Many people are capable of carrying out incredible feats of endurance and strength. We read about them in magazines, watch films about their adventures, and daydream about what it would be like to do something “like that.” Something badass.
Well, around here, we don’t believe that badass is only reserved for elite athletes. There are plenty of badass vibes that accompany people like you. People who accomplish personal goals month after month, year after year.
No matter if you’re training for a 50-mile trail race, a sprint triathlon, or simply the sport of life, the effort you put into your workouts lends itself to earning the status of badass. As you know, a lot of your past accomplishments didn’t come easily. Tackling physical challenges and improving your performance takes a certain kind of approach that goes beneath the surface and taps into who you are and who you want to be.
This approach is how I try to frame my own training (an ever-evolving work in progress) and is my modus operandi when coaching athletes.
the “how to train like a badass” approach:
- Focus on the process.
- Be consistent.
- Own your output.
- Define your purpose.
focus on the process – put mile markers before finish lines.
I admit that I am guilty of hyper-focusing on end goals, chasing finish lines, and dreaming about outcomes. So much so that, at times, I lose sight of what must happen today, tomorrow, and even at the present moment to turn those daydreams into a reality.
Why is it so easy to let our gaze end up on the horizon? Because starting a new challenge feels exciting and motivating. We can already picture our future selves smiling and celebrating an accomplishment. As much as you want to think about your results, you have to focus on the process. This means making a conscious decision to prioritize mile markers over finish lines and shift your attention to the daily grind.
As it turns out, that middle part between starting and arriving at the finish is not always glitzy and glamorous. In fact, it can be quite an uncomfortable place to be. But it’s also where you learn to deal with that discomfort and emerge strong, prepared, and even more badass than you were before.
be consistent – optimize your momentum.
Consistency paves the way to a successful race, event, or adventure. Consistent training introduces the importance of structure and organization into your training plan, allowing for an ebb and flow.
Once you have some momentum going with your workouts, it’s time to optimize it. Optimizing momentum is how you get more out of your training while developing valuable skills like discipline and patience – stuff that all badass endurance athletes are familiar with.
Consistency will look different for each individual athlete, and it is not the same thing as training every day. Or training hard every day. By following a structured training plan that factors in recovery, you create consistency and build momentum. You get some high-intensity training days that are balanced out with rest days. You have chances to drop the hammer and opportunities to hold yourself back.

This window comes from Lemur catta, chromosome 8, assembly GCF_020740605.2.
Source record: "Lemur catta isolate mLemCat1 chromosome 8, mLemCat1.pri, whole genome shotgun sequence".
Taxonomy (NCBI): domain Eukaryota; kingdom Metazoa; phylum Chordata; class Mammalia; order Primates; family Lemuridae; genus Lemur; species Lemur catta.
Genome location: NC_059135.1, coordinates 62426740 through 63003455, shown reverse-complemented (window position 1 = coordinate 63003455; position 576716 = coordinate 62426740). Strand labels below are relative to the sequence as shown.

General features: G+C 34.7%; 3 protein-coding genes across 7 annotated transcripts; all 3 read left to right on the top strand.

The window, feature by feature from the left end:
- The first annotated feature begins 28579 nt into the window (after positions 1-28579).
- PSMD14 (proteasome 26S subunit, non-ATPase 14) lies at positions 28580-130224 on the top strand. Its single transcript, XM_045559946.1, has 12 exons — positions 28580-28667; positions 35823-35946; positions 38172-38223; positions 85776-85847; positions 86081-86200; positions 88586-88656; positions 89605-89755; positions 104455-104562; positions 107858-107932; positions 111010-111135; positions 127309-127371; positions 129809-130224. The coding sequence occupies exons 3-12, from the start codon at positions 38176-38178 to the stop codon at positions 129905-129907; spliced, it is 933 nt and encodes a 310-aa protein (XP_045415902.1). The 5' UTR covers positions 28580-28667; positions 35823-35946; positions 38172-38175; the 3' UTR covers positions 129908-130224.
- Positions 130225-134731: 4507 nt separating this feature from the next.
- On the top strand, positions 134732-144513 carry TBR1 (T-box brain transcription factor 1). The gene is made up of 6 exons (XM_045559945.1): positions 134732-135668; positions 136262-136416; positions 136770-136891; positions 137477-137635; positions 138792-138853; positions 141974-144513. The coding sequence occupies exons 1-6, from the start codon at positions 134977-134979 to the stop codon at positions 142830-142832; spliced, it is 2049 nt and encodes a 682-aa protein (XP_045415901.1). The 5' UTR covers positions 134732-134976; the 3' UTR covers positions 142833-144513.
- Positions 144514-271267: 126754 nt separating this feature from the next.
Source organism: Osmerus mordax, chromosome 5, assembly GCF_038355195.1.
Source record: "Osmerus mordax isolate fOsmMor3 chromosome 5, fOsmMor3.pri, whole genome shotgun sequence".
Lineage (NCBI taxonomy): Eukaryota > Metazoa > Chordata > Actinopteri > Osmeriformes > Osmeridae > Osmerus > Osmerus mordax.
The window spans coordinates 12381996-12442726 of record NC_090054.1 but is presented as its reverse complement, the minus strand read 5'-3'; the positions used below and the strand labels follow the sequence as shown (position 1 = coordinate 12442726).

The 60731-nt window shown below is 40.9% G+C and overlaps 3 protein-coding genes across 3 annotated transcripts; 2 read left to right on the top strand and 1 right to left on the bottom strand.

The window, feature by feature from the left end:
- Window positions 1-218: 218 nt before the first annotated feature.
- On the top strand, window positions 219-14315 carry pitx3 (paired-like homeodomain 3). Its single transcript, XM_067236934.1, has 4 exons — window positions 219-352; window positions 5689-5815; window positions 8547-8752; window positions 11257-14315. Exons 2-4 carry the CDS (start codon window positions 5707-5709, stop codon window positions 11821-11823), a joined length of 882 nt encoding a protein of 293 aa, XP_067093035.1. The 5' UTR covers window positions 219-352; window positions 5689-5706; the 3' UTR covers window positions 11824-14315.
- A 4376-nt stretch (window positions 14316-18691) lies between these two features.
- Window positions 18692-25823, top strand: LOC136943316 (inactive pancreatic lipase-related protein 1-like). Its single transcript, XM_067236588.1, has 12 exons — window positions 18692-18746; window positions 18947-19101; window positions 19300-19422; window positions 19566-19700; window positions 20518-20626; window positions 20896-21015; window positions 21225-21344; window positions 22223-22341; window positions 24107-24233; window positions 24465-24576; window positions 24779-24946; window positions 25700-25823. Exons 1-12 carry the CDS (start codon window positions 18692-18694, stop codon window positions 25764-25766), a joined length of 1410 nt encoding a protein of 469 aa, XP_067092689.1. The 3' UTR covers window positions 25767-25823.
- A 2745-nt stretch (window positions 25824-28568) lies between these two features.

It’s not always easy to put your head down, ignore what others might be doing, and stick to the plan. But if you’re always changing things up or making modifications, then your training never gets a chance to take root. To experience change and improvement, you have to stay consistent and optimize your momentum with patience and discipline.
own your output – share your input.
Owning your output is like investing in your effort level and follow-through. Badass athletes own their output. Ultimately, the training happens as planned, or it doesn’t. And even the best-laid training program won’t do you any good if there isn’t any follow-through.
On a day your legs feel like lead, or you feel like you’re moving through a fog, who’s in charge? Who decides to hop in the driver’s seat and make something happen? Not every workout will be a good workout, but you can still stay engaged with the process and own the results. Even when they’re not that pretty. But also when they are!
Owning your results leads to a huge sense of accomplishment (which can be a big factor in motivating you to keep going). When it comes down to it, you are the one who wakes up earlier than you’d prefer and keeps putting one foot in front of the other. And if you haven’t noticed yet, it can get lonely out there. This is why it never hurts to have the help, support, and guidance of others.
Whether or not you’re working with a coach, you always own your output. But you also have the opportunity to share your input. To be open and honest with yourself and your coach. If your training is going well, you say something about it. And if your training plan doesn’t seem to be working, you say something about that too. Sharing your input (while owning your output) enables you to express yourself as an athlete. And that’s badass.
define your purpose – make training meaningful.
We’ve all heard it before: “know your why.” But, why? Because understanding why you’re putting all your time and effort into something (that can sometimes feel self-indulgent, pointless, or not much fun) will make it worthwhile and meaningful while keeping you on track. Inevitably you’ll encounter days where you find yourself questioning it all. And when you no longer feel like you’re making progress or improving, your purpose will be there to hold you accountable for getting the work done anyway.
Defining your purpose is a big part of transitioning from working out to training. Training is working out with a purpose. Do you want to improve your fitness and performance? In what way and why is it important to you?
Once you have an answer, each workout becomes a stepping stone toward fulfilling that purpose. Purpose-driven workouts provide meaning, and the effects will spill over into how you live your life and show you who you are. And after a while, you won’t just train like a badass. You’ll feel like one too.